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Regents wrap up state appropriations requests, building project permissions

Isabella Tisdale/The Daily Iowan
The group stands outside Levitt Center for Advancement during the COGS protest on Sept. 27 2023. The group came with demands of making education accessible and wages competitive. The meeting adjourned once COGS protesters marched in chanting. Photo Courtesy of Isabella Tisdale/The Daily Iowan

A two-day Board of Regents meeting featured increased state appropriations requests, STEM workforce initiative funding requests, the termination of a major, changes to employee health and dental insurance, protests shutting down the meeting and more.

Check out what the Board of Regents did during its September meeting:

Operating appropriations request

The board approved $506.3 million in general state appropriations requests, a $13.8 million increase from last year’s funding. 

Iowa State also requested special purpose dollars, including $10 million for a STEM workforce initiative. Iowa State received $2.8 million in the previous fiscal year for the same initiative. 

President Wendy Wintersteen presented to the regents on the initiative, which, according to Wintersteen, would strengthen degree programs that align with Iowa’s hot-50 jobs and key stem fields. Those fields include engineering, finance, cybersecurity, healthcare management, STEM teacher preparation and more. 

Wendy Wintersteen updates the Board of Regents at a Sept. 28 meeting in Iowa City. (Screenshot courtesy of Iowa Board of Regents YouTube livestream)

“The opportunities and the need are clearly there, clearly defined by many different groups, and we want to acknowledge those, see the connection to Iowa State University and build on the work we did with the first appropriation last year from the legislature,” Wintersteen said. 

Also included in the $10 million request were efforts to support Iowa’s manufacturing industry, specifically small manufacturers, through biomanufacturing; onshore manufacturing jobs to Iowa; and help firms source, market and deliver products around the world.

“As I’ve been traveling around the state and visiting small businesses, it’s clear to me that we play a very key role in working with these small businesses… These small manufacturing companies around rural Iowa truly are the backbone of Iowa’s economy,” Wintersteen said of the initiative, which she said keeps Iowa State students in rural Iowa.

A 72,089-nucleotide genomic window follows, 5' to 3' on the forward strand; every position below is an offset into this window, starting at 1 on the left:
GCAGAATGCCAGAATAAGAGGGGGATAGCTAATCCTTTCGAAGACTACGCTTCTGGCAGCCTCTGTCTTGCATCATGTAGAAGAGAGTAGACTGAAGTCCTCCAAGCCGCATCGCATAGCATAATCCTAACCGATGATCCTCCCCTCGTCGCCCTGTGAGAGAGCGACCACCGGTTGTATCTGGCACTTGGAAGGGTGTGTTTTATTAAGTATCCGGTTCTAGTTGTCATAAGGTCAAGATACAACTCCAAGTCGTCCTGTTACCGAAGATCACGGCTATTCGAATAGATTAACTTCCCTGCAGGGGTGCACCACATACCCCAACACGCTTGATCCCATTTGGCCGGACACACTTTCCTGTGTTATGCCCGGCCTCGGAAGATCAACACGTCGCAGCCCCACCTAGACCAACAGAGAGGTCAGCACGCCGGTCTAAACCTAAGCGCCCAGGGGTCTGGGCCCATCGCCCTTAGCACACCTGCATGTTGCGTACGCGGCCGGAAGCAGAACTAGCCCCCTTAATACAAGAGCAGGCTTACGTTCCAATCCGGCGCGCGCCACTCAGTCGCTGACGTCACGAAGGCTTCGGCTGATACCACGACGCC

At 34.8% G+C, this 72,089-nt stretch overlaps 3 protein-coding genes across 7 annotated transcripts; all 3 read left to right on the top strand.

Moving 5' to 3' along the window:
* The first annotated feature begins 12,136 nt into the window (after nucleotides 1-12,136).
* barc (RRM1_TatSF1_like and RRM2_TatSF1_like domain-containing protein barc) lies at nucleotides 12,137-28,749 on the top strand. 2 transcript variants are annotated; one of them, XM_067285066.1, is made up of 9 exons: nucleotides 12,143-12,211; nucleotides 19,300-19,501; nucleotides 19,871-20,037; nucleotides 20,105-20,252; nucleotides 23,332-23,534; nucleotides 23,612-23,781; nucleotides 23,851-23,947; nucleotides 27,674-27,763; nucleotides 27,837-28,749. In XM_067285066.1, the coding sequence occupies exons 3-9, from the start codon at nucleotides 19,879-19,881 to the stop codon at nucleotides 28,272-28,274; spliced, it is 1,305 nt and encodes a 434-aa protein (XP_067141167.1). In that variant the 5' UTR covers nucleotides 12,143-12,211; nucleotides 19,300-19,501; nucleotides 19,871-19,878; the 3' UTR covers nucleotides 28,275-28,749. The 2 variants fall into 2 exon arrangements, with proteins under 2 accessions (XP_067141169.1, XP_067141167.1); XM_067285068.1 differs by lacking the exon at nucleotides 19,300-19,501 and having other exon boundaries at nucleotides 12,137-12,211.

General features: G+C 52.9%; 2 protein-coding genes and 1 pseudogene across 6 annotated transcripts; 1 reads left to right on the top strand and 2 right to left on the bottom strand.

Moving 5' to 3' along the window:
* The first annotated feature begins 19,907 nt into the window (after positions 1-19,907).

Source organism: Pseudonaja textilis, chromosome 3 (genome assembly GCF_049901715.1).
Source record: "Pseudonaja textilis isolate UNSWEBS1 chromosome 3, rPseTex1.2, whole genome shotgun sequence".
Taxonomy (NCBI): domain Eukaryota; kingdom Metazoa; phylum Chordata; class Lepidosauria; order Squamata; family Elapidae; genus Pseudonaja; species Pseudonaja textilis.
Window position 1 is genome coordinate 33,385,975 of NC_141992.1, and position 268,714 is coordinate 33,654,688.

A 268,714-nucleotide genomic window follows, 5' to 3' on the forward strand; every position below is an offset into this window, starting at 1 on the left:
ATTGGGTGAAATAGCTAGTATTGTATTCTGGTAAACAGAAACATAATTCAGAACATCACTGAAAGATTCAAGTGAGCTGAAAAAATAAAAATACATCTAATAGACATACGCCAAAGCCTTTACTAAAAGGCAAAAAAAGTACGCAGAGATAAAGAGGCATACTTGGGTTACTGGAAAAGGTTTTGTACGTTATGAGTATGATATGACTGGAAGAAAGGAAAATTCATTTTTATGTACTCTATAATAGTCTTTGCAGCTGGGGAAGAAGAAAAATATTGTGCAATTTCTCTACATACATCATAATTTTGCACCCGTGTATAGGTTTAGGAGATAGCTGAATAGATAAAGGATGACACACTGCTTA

Additionally, the initiative intends to attract and retain rural workforce through an Extension and Outreach initiative promoting childcare, healthcare, transportation, housing and economic development.

Wintersteen also requested a $4.5 million increase to the general operation appropriation for educational excellence and impact. 

“These funds will help Iowa State to remain competitive, to ensure the success of our students and allow us to continue to drive economic impact across the state,” Wintersteen said. 

The request included competitive student financial aid, innovation and entrepreneurship, online programs and more. 

Based on student input, the regents included $1 million “to support our universities’ efforts for expanded mental health resources at our three universities,” Regent Abby Crow said. 

Elimination of speech communication

Citing the communication studies major as a “broader, more workplace-applicable course of study,” the regents officially terminated speech communication as a major. 

The fewer than 10 students majoring in speech communication will be able to finish out their courses of study within three years. 

Provost Jonathan Wickert said the university will not lose any staff members as a result and will save over $75,000 by eliminating 10 speech communication courses and moving the current professors to larger classes. 

The Board of Regents also confirmed Dean of the College of Business David Spalding as Iowa State’s vice president for economic development and industry relations, a move announced by Wintersteen in August and a position Spalding has held since in an interim capacity since 2018. 


The board approved insurance rates for faculty, staff and students, which means coinsurance for Iowa State’s health insurance will go up 10%, and the two plans will go up $41 and $43 dollars a month. 

The change also eliminates a waiver for mental health and substance abuse treatment. 

Some staff members have spoke out against the change and circulated a petition that has garnered support from more than 1,000 Iowa State employees. 


The board approved Iowa State’s requests to move forward with project description and budget for four projects.